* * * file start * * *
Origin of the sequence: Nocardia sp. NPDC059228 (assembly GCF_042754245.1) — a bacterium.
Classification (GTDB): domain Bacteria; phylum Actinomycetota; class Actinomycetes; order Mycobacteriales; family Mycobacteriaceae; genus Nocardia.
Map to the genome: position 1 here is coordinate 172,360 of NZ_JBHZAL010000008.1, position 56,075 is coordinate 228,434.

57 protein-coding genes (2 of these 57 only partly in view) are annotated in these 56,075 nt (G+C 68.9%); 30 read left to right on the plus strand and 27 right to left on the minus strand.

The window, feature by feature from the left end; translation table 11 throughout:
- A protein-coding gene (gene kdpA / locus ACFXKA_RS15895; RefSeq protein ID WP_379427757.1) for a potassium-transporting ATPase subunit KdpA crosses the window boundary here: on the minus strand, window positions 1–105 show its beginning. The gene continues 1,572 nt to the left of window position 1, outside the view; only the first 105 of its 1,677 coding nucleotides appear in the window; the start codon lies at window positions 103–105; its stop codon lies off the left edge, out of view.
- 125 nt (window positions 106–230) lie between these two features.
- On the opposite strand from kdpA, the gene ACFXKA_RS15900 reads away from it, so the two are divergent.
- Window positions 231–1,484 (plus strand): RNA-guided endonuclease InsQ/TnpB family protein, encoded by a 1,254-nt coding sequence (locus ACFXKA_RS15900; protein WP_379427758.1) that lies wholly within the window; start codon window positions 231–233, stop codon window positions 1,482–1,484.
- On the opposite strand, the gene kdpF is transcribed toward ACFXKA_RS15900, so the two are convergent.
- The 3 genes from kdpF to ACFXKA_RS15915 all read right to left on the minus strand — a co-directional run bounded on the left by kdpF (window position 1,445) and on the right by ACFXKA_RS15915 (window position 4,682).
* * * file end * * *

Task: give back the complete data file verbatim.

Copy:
Origin of the sequence: Nocardia sp. NPDC059228 (assembly GCF_042754245.1) — a bacterium.
Classification (GTDB): domain Bacteria; phylum Actinomycetota; class Actinomycetes; order Mycobacteriales; family Mycobacteriaceae; genus Nocardia.
Map to the genome: position 1 here is coordinate 172,360 of NZ_JBHZAL010000008.1, position 56,075 is coordinate 228,434.

57 protein-coding genes (2 of these 57 only partly in view) are annotated in these 56,075 nt (G+C 68.9%); 30 read left to right on the plus strand and 27 right to left on the minus strand.

The window, feature by feature from the left end; translation table 11 throughout:
- A protein-coding gene (gene kdpA / locus ACFXKA_RS15895; RefSeq protein ID WP_379427757.1) for a potassium-transporting ATPase subunit KdpA crosses the window boundary here: on the minus strand, window positions 1–105 show its beginning. The gene continues 1,572 nt to the left of window position 1, outside the view; only the first 105 of its 1,677 coding nucleotides appear in the window; the start codon lies at window positions 103–105; its stop codon lies off the left edge, out of view.
- 125 nt (window positions 106–230) lie between these two features.
- On the opposite strand from kdpA, the gene ACFXKA_RS15900 reads away from it, so the two are divergent.
- Window positions 231–1,484 (plus strand): RNA-guided endonuclease InsQ/TnpB family protein, encoded by a 1,254-nt coding sequence (locus ACFXKA_RS15900; protein WP_379427758.1) that lies wholly within the window; start codon window positions 231–233, stop codon window positions 1,482–1,484.
- On the opposite strand, the gene kdpF is transcribed toward ACFXKA_RS15900, so the two are convergent.
- The 3 genes from kdpF to ACFXKA_RS15915 all read right to left on the minus strand — a co-directional run bounded on the left by kdpF (window position 1,445) and on the right by ACFXKA_RS15915 (window position 4,682).